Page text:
I’m currently investigating ways to replace Apache httpd with nginx on srcbox.net.
One of the services that runs on the srcbox.net is Trac for hosting a wiki-based website and bug tracking for software projects. Because I’m already using Phusion Passenger for hosting Ruby on Rails projects, I decided to also give it a try to host WSGI applications together with Nginx.
Please note that this post is quite similar to the one written by Graham Edgecombe about the same subject. I found a few things missing and notable so I decided to do my own little writeup on what I had to do to get things working.
As the actual Trac setup is already present on my server and I just wanted to replicate a similar setup in my testing VM, I setup Trac like this:
- Installed package
trac, I used version 0.12.x which is available via Debian Backports
- Added a system user that owns all trac project files and is used to run the WSGI webserver processes: adduser –system –home /var/lib/trac –group –disabled-password –disabled-login trac
- Initialized a trac environment below trac home: trac-admin /var/lib/trac/project initenv
- Deployed the webserver files using: trac-admin /var/lib/trac/project deploy /var/www/trac/
- Added symlinks to make Phusion Passenger accept Trac as a WSGI application: ln -s /var/www/trac/htdocs /var/www/trac/public ln -s /var/www/trac/cgi-bin/trac.wsgi /var/www/trac/passenger_wsgi.py
Nginx installation is quite a bit of work if you’re used to a single
aptitude install package, all features/modules have to be enabled/added at build-time which means rebuilding Nginx if you want to use Phusion Passenger. Because I plan to move authentication to a central place soon I also added Nginx HTTP Auth PAM to the mix. Furthermore I’m also tinkering with the idea to give owncloud a spin so WebDAV support is probably helpful too.
The installation basically went like this (rough steps, this is not a place for step-by-step tutorials):
- Downloaded latest stable Nginx release
- Downloaded latest ngx_http_auth_pam_module release
- Unpacked both in a convenient place
- Installed Phusion Passenger via rubygems (I used ruby and gem from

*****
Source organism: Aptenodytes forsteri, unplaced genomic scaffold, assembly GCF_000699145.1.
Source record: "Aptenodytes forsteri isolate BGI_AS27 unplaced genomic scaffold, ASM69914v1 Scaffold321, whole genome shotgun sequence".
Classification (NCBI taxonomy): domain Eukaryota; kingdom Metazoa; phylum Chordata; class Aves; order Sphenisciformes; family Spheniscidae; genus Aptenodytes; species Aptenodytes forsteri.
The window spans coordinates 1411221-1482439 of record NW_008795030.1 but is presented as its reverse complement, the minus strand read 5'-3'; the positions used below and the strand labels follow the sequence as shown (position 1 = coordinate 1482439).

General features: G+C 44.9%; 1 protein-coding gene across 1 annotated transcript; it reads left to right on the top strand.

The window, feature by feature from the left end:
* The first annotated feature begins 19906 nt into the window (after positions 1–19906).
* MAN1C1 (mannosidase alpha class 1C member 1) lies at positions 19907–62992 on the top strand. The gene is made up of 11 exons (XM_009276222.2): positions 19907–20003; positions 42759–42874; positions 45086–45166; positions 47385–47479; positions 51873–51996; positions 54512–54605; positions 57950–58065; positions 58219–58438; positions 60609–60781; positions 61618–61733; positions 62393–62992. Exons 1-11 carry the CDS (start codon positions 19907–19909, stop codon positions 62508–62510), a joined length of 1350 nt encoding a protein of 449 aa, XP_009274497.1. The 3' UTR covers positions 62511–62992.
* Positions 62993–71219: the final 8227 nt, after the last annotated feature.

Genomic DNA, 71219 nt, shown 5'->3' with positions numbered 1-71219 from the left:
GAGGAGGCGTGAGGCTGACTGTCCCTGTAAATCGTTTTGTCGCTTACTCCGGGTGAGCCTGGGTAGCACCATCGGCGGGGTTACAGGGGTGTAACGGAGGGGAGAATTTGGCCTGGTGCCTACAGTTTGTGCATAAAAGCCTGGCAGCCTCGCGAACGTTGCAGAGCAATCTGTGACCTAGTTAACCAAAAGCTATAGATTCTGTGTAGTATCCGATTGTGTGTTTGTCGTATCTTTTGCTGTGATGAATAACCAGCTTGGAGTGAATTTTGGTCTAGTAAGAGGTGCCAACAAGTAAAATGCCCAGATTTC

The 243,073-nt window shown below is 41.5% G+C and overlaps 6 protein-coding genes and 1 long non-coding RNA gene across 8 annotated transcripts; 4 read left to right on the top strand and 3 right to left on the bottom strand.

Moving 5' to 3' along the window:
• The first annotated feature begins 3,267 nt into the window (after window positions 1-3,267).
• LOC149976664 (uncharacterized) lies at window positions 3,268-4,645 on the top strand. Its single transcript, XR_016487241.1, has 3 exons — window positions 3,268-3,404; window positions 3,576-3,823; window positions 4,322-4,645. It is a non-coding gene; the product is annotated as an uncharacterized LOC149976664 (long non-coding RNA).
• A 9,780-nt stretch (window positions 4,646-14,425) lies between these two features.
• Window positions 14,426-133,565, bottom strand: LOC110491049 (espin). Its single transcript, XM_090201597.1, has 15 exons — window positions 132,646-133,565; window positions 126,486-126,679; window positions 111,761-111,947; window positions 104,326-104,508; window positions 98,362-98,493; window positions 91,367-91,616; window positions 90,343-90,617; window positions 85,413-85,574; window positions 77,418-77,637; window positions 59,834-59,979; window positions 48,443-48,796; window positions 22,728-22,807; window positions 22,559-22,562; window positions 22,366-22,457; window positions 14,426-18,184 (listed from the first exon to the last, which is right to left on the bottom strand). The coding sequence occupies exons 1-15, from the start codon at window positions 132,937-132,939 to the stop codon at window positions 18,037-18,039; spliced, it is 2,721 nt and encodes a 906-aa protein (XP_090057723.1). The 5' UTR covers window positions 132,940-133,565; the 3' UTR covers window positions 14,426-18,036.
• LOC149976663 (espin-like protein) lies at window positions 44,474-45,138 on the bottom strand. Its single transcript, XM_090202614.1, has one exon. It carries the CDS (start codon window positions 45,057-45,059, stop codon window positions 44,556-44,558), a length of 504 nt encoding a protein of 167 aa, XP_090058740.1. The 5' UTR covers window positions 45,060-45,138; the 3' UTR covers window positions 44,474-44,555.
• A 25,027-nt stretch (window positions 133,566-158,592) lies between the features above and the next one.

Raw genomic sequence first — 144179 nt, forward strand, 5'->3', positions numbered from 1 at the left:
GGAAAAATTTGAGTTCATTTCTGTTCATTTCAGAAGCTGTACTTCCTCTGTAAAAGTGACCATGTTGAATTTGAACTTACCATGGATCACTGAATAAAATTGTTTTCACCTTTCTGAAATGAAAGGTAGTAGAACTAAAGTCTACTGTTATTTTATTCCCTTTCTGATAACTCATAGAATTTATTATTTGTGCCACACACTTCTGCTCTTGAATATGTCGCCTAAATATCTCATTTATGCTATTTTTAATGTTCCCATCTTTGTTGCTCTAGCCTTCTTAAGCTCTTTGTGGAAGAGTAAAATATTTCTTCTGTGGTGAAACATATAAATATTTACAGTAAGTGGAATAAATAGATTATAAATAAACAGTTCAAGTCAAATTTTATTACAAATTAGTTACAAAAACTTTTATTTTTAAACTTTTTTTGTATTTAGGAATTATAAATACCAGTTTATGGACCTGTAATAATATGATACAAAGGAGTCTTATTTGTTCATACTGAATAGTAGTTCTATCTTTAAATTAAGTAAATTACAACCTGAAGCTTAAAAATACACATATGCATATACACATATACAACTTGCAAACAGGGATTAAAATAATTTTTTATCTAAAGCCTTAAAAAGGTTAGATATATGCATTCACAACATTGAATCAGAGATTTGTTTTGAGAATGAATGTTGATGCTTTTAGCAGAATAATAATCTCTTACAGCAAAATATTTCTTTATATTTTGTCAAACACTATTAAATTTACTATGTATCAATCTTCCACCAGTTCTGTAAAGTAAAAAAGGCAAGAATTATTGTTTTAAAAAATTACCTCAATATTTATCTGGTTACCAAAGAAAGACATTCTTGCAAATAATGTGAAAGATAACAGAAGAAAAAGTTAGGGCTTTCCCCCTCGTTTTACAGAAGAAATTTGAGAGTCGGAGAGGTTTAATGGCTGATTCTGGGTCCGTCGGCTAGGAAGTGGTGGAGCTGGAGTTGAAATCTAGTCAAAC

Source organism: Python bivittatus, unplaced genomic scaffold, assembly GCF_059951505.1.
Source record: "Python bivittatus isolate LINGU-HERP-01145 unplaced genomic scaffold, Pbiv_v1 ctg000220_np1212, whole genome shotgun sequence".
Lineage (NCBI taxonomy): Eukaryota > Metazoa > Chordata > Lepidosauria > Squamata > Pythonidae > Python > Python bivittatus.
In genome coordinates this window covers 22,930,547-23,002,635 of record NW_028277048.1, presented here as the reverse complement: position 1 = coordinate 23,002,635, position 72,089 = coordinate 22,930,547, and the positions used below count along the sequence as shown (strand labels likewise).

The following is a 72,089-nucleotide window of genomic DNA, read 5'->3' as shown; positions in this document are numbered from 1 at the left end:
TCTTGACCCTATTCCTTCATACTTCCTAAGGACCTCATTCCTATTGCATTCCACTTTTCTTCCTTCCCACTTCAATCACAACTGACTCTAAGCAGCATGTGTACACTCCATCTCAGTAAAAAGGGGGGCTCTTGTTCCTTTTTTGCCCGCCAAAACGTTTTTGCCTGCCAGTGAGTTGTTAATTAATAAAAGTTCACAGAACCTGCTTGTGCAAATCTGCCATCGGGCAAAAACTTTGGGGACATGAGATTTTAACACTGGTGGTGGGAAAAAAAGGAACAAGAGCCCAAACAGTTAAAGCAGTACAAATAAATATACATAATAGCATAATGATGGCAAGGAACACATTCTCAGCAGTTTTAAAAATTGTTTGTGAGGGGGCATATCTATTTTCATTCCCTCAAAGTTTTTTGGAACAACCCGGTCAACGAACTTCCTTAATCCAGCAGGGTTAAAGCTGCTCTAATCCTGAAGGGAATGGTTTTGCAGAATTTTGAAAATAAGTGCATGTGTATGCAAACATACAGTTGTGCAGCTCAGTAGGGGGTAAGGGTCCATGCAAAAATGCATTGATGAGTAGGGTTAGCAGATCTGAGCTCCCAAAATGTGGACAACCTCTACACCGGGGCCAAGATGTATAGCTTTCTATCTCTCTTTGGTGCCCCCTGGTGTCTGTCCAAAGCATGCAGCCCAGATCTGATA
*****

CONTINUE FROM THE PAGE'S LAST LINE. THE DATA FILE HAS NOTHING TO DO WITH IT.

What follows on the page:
ruby1.9.1in Debian Squeeze)
2. No: I want to customize my Nginx installation.
- Told the installer where to find unpacked Nginx sources
- Added additional configure arguments. For Auth PAM and optionally needed WebDAV support I used: –add-module=/path/to/unpacked/ngx_http_auth_pam_module –with-http_dav_module
- Grabbed an Espresso until the build was finished (didn’t really take long)
On Debian it’s probably helpful to install a fake webserver package to satisfy dependencies for other packages that depend on
http-server. I used equivs to generate myself an nginx-dummy package.
For starting up Nginx I simply grabbed the init-script from the Debian source package of nginx, , put it into
/etc/init.d/, adapted the paths to my Nginx install in
/opt/nginx and installed it in the default runlevels using
Adding a virtual host to Nginx that serves Ruby on Rails or a WSGI application is usually very easy, for Trac however a tiny bit more care had to be taken…
Pitfall 1: HTTP Auth
With Trac there’s one catch: HTTP Authentication. It took me quite some time to find out why HTTP-Auth worked fine according to the Nginx
access.log but Trac still thought I wasn’t logged in: Nginx needs to forward the user name to the WSGI application. For Phusion Passenger this can be done using the following line: passenger_set_cgi_param REMOTE_USER $remote_user;
Pitfall 2: Location Blocks
Nginx uses location blocks for different behavior depending on the url. For Trac the
/login path should trigger HTTP authentication. Together with Phusion Passenger all I got after successful login however was a simple “404 Not Found” page.
It turned out that for location blocks one has to enable Phusion Passenger again, a prior
passenger_enabled on; line in the parent block does not apply to the inner location block.
Final Nginx Config
The complete host configuration for my test setup that contains all needed things to avoid the above pitfalls looks like this:
This setup is probably still far from complete. Most notable things that I did not setup or test yet include:
- Paths for a manual Nginx install do not obey the FHS at all, logs and temporary files end up on the wrong partition which is a bad idea security wise.
- Log rotation is missing. I can probably grab parts from the Debian Nginx package again.
- Serve multiple projects/environments with the above webserver setup
- Replace the rather ugly HTTP Authentication with Trac Account Manager plugin
- Use TLS and enforce login to happen encrypted only
Of course Trac is by far not the only web-application, I’m probably going to document a few other things I have installed as part of my new Nginx test installation :)